Advanced Mini Challenge: Creating a Group

Interested in completing an extra networking challenge?

Our second mini challenge involves creating a Humanities Commons group of your own.

Why Should I Create a New Humanities Commons Group?

There are a number of reasons you might start a new group on Humanities Commons, but perhaps the most important reason is that there is a need for this sort of group. While looking for a group to join in order to complete Challenge #2, did you discover that we are missing a group that you might like to join? For example, when I first joined Humanities Commons, I realized that nobody had built a group for all graduate students on the Commons, so I created one myself.

By creating a group, you provide other members interested in or connected to the group’s topic a space to connect and share work, opportunities, and ideas. While our groups share these similar benefits, there are three major different types of groups that you can create.

Using Groups for Different Purposes

On Humanities Commons, there are many different groups that serve many different purposes. While creating your own group, you’ll need to decide its type and purpose. Humanities Commons offers different levels of visibility for your group. Your selection of a visibility level for the group should be directly tied to your group’s purpose.  Here are a few examples to get you started:

  • Public Group: Public groups are completely visible to everyone and anyone can join simply by clicking the “Join Group” button on the group’s page. Choosing this visibility is advisable for groups that are focused on scholarly disciplines and/or academic interests. Example Groups: Medical Humanities, Digital Humanists, Education and Pedagogy, LGBTQ Studies, etc.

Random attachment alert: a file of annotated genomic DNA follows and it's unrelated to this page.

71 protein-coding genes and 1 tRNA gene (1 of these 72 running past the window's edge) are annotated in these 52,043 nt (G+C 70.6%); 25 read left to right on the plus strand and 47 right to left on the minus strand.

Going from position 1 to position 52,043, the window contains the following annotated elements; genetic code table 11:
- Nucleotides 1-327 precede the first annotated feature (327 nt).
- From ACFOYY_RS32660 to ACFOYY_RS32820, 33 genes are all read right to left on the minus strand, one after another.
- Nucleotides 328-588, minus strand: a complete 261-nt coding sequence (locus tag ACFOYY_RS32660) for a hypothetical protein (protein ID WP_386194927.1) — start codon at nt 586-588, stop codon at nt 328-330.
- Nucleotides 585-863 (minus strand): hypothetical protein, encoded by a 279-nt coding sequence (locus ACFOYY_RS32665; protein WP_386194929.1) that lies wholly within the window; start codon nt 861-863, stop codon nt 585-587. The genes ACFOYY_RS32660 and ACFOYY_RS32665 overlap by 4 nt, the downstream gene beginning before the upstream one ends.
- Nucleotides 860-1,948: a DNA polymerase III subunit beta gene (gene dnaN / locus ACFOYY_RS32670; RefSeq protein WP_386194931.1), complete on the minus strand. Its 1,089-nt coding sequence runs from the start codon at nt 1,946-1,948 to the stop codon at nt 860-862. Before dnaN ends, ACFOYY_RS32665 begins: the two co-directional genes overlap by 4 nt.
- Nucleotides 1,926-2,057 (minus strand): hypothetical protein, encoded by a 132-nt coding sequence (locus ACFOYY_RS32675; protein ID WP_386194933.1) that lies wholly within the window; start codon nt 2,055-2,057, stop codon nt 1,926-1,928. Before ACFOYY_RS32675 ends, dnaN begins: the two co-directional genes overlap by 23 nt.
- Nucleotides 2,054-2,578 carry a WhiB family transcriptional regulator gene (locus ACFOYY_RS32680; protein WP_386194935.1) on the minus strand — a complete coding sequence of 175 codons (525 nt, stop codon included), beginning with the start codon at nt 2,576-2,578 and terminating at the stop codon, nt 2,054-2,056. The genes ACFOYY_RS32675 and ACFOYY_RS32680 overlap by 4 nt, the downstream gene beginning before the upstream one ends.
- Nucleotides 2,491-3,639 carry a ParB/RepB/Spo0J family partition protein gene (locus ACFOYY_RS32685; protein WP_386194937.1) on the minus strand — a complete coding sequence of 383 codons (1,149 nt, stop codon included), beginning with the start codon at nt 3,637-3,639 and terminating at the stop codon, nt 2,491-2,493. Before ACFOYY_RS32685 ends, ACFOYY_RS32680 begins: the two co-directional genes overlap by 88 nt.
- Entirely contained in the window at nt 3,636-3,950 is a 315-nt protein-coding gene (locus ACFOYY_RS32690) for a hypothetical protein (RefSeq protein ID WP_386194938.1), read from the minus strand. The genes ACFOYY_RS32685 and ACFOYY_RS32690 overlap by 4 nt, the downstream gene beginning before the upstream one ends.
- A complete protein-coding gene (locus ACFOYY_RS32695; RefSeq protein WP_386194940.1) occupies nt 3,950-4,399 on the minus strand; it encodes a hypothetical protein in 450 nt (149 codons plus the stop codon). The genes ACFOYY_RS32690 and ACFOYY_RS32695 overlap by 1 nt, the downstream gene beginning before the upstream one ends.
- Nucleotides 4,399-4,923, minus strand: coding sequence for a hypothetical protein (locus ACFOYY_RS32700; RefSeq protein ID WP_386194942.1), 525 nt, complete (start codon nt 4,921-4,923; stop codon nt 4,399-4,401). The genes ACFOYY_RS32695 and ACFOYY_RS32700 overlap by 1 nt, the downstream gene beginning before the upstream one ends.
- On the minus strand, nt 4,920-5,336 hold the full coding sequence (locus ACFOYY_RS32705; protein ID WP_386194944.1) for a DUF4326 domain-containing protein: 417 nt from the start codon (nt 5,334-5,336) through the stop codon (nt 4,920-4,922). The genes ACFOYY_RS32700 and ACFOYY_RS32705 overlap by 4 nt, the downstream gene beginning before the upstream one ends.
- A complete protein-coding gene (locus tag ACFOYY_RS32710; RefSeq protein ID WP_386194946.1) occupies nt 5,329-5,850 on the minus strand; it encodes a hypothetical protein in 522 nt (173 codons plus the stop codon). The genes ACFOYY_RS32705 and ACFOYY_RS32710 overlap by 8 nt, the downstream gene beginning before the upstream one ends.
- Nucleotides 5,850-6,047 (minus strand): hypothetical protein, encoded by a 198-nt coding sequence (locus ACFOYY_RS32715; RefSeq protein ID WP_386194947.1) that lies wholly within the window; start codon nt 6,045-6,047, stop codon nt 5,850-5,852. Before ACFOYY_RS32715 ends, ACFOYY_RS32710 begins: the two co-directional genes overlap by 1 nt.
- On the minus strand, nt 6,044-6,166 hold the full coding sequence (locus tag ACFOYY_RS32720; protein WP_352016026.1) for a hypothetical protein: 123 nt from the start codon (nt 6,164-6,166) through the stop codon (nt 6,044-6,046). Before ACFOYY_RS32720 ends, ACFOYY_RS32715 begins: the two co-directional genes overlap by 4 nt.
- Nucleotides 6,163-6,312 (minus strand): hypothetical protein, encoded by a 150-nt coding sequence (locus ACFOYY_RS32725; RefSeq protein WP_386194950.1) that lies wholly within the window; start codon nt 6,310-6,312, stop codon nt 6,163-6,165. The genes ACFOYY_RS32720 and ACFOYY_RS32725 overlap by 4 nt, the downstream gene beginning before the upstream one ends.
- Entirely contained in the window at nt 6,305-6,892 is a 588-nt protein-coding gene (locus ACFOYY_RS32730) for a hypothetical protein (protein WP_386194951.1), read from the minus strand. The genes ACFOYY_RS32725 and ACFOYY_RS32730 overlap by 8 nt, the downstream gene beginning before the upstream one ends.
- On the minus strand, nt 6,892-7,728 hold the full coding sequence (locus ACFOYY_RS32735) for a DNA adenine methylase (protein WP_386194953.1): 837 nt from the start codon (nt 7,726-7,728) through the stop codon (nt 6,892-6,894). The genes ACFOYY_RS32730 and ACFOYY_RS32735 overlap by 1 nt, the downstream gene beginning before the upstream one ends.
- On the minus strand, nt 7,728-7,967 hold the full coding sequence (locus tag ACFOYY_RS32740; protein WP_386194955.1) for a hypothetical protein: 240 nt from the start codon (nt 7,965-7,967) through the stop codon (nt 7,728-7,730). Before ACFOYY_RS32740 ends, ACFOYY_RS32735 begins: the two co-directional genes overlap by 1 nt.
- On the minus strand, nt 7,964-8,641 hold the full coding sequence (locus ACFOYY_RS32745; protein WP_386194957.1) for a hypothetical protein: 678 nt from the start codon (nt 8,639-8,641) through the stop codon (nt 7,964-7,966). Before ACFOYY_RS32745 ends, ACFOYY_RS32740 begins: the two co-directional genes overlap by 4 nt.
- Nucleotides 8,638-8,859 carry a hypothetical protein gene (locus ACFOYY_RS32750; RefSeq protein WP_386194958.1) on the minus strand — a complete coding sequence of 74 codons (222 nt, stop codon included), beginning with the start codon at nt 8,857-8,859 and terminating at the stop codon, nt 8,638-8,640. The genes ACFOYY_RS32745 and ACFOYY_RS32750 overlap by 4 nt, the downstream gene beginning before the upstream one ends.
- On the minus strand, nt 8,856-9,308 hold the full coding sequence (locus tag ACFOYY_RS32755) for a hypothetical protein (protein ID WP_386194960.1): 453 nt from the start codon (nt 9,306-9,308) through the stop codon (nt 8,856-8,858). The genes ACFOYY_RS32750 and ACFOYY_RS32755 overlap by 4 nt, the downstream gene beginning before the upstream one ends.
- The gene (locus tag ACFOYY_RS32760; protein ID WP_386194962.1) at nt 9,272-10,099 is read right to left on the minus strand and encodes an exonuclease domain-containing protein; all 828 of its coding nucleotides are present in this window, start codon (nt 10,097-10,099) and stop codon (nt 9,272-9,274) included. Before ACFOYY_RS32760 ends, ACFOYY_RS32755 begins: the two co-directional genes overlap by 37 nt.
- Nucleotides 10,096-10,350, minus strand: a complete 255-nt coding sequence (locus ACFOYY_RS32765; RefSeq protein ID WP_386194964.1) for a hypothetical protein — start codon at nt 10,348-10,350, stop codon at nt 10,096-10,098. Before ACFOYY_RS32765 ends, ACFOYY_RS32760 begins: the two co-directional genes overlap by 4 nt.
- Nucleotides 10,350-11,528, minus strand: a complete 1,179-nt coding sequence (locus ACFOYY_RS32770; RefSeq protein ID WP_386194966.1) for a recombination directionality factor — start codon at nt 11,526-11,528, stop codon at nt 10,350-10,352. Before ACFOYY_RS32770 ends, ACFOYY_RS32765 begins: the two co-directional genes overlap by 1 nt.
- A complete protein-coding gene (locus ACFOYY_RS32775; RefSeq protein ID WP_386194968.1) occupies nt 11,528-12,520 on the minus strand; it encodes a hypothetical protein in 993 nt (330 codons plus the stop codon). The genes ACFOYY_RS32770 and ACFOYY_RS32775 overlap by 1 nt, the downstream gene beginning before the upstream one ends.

• Private Group: In private groups, users must request membership and be approved by a group admin or moderator in order to join the group. Private groups are still listed in the Humanities Commons group directory but their content and activity are visible only to accepted members. Choosing this visibility option is advisable if you’d like your activity to remain private while still allowing Humanities Commons users to see your group in the directory and request to join it. This setting might be especially good for working groups. Example Groups:  2016-17 Proseminar Fellows, Graduate Students, Connected Academics, etc.
  • Hidden Group: Under this visibility setting, your group will not be listed in the groups directory or any searches. Only users who receive an invitation can join and see the group content and activity. Choosing this visibility option is advisable if you want to keep your group and its content entirely private. This might work best for groups from a specific department or school who are not looking for any outside members.


Creating a New Humanities Commons Group: The Basics

In order to create a new group, first go to the Groups page by click on “Groups” in the left-hand menu below the Humanities Commons logo. Once you’re on the page, click the green “Create a Group” button near the top of the page.